Kathleen Grace hails from Tucson, Ariz., and wails in Los Angeles. She boasts a three-octave voice, and her self-released debut album deserves a wider audience—so major labels, step up. Her range of feelings embraces straightahead, theater, cabaret and smoky, intimate, small hours vocalizing. Mood swings and tricky modulations are effortless thanks to the disciplined backing by pianist Tamir Hendelman, bassist Darek Oles and drummer Jamey Tate.
Grace oozes self-confidence and has the sort of intonation that allows her to introduce two tunes a cappella: “But Not for Me,” propelled by brushes (she gamely sings in unison with piano during brief exchanges with drums), plus her solo introduction of Johnny Mandel’s gorgeous “Emily.” She effortlessly juggles 5/4 and 4/4 in “I’ve Got the World on a String” and exhibits her personal scat on Wayne Shorter’s “Armageddon.”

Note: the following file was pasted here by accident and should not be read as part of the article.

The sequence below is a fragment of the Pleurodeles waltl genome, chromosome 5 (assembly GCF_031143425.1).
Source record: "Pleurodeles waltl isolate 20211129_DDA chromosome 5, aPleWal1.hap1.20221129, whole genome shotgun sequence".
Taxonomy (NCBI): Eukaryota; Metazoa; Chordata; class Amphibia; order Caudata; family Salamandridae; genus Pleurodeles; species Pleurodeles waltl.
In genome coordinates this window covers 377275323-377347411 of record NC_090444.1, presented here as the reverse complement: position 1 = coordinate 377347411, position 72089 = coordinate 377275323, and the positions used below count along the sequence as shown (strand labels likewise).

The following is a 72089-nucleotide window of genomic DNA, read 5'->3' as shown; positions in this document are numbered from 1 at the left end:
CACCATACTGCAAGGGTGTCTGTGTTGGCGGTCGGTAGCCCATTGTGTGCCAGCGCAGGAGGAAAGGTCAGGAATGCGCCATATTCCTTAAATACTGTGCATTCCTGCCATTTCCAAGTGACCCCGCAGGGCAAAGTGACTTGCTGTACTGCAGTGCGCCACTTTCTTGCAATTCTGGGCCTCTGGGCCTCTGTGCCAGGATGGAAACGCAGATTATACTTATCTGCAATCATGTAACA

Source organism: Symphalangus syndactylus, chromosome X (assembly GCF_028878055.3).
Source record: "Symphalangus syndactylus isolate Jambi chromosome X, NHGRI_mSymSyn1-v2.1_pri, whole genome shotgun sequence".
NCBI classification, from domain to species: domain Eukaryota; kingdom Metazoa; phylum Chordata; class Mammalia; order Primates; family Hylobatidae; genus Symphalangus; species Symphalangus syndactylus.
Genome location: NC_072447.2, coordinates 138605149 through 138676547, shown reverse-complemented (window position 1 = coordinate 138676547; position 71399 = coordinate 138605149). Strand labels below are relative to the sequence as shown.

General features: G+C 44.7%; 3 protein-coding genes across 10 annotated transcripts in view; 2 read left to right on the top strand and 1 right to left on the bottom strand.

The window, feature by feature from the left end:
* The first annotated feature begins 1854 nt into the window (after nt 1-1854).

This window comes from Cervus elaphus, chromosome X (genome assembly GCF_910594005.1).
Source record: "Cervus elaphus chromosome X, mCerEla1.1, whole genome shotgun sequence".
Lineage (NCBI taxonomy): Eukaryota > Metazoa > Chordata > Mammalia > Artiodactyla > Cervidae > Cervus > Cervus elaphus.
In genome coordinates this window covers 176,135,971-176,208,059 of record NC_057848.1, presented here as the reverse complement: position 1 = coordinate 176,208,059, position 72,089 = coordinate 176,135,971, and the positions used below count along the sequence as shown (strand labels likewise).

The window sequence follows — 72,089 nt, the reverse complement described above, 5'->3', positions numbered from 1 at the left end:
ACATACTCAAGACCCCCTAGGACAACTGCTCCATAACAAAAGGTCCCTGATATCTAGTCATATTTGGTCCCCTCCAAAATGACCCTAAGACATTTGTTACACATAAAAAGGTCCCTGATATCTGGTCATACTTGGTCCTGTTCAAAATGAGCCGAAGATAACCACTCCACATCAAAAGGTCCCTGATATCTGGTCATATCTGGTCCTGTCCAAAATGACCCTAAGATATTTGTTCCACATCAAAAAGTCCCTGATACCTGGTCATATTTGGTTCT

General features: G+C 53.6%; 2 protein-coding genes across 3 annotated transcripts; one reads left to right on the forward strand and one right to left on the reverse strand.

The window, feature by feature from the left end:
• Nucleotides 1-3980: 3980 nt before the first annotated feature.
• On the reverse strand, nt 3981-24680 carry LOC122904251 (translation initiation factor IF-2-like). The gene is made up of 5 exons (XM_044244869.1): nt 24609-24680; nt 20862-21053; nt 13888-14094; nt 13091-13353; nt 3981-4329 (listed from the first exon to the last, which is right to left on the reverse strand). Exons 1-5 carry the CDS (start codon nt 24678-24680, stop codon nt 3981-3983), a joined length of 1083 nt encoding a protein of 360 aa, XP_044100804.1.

A passionate highlight for piano and voice is “Softly, As in a Morning Sunrise,” a great study in dynamic shadings, all evolving from a sensuous tango figure.